Last November, I taught a workshop to 47 Christian educators at the Children’s Ministry Conference held at Tyndale Seminary at the University of Toronto. The topic? Christian meditation with children. We talked about meditation as a type of prayer. They practiced what I taught them, and then saw how it might be introduced to children in either a church or school setting. With our current situation of anxiety and uncertainty, and families needing to stay home, meditation is a gift for all ages.
One year ago, I stood before the members of my congregation and made my profession of faith. In the months leading up to that moment, I learned a lot about the Christian Reformed Church and spent time reflecting on my own journey as a Christian.
A large wooden crucifix stands toward the front of the crypt sanctuary in St. Joseph’s Oratory, Montreal. While the crucifix is not central within worship, it evidently receives much attention. A striking feature of the crucifix is the worn nature of Jesus’ feet – the paint is worn away and the surface smooth from the many hands that have rested there.
I give myself over to rhythms of prayer because in the Western world today, one of the most effective apologetics we can give is our own transformed selves, and sitting in the presence of Jesus is transformational.
Small singing birds make me think of prayer. I’m not sure if it’s the metaphor of prayers as birds that attracts me or the thought that prayer and birdsong might be twinned. Which is more fitting?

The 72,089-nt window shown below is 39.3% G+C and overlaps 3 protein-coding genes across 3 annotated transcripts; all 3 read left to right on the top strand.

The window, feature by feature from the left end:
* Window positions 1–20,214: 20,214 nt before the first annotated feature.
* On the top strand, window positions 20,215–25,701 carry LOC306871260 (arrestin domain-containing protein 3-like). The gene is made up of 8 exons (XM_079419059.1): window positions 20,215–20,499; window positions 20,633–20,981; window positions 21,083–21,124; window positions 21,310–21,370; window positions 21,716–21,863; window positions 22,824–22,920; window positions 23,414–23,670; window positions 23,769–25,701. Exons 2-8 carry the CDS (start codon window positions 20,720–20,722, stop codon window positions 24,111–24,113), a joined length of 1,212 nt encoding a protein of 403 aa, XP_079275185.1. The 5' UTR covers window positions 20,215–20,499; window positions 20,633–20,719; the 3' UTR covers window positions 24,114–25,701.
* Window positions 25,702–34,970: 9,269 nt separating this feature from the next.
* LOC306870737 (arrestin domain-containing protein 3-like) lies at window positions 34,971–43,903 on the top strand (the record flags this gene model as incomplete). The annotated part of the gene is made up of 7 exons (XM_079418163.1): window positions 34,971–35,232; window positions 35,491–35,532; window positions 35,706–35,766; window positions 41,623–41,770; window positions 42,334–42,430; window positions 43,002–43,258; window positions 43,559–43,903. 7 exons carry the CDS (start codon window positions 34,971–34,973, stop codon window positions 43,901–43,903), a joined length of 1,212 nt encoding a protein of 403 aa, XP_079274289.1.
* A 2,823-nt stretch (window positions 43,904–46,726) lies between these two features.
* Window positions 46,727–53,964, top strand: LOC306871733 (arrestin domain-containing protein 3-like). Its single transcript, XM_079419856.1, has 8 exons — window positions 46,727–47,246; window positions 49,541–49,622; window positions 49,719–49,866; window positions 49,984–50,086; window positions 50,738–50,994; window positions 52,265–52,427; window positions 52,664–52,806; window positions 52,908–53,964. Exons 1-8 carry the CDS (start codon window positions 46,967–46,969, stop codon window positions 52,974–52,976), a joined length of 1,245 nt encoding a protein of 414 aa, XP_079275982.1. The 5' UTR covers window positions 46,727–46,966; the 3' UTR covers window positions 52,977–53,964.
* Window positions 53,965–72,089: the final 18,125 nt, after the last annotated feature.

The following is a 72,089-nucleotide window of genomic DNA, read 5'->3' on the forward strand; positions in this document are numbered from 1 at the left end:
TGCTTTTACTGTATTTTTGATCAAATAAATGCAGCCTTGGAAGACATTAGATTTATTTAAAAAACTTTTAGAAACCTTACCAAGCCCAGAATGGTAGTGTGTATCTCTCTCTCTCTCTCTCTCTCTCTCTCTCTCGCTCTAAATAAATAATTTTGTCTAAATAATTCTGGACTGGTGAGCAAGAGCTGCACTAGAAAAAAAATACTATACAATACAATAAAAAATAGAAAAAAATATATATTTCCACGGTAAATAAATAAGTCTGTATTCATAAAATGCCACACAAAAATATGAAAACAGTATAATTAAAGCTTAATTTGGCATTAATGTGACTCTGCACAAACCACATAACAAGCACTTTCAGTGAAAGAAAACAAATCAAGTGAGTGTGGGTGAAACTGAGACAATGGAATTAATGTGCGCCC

But it’s not enough to tweet. It’s not enough, even, to pray and hope God will take action without you. Especially not for politicians. I would say to all today’s leaders: God doesn’t call you to stand there and look pious. He calls you to do something.
As part of our daily devotions my husband, Ed, and I use a small book called Prayers Ancient and Modern.
I live in two worlds. One is the hyper-cruel projection of Donald Trump’s narcissism that I cannot escape from, nor should. The other is a small community resolutely rejecting such wicked folly, praying for forgiveness when we slop at its toxic trough.
God of the cross and the lynching tree,
of the jail cell and the street corner,
of the Bible study and the police car,
look upon the world you have made.
Springtime is when farmers wonder what the growing season will be like. Will they get adequate moisture after planting? Will there be windy, hot days with no rainfall for weeks at a time? Farmers have all experienced drought at some time in their lives.